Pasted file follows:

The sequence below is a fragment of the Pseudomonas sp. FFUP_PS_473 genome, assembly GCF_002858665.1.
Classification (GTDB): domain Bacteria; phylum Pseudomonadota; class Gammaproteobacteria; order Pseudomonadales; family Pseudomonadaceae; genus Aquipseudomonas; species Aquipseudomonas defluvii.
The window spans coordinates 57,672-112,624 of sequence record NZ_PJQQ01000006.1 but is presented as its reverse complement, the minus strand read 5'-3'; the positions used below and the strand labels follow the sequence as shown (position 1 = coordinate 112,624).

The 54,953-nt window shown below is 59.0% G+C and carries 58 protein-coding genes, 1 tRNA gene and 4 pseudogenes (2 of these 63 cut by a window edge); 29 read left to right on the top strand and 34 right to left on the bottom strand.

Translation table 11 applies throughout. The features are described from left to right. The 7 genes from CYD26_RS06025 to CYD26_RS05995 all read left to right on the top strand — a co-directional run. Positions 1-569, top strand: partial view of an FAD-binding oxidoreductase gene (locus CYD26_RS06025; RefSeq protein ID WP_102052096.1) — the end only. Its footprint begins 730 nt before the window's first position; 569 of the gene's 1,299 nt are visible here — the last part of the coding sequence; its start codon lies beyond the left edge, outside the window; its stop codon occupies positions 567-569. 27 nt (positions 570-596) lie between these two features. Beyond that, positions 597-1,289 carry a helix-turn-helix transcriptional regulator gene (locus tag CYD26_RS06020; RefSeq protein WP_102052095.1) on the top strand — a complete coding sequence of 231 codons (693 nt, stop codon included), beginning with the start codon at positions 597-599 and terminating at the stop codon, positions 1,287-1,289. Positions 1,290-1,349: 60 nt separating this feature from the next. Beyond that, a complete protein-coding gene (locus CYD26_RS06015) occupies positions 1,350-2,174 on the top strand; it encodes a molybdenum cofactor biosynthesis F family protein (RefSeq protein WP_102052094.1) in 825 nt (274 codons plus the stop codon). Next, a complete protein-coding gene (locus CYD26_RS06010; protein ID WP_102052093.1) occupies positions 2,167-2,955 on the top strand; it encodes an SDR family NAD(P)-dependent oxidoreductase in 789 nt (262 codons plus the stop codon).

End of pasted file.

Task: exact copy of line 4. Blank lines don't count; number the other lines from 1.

The 54,953-nt window shown below is 59.0% G+C and carries 58 protein-coding genes, 1 tRNA gene and 4 pseudogenes (2 of these 63 cut by a window edge); 29 read left to right on the top strand and 34 right to left on the bottom strand.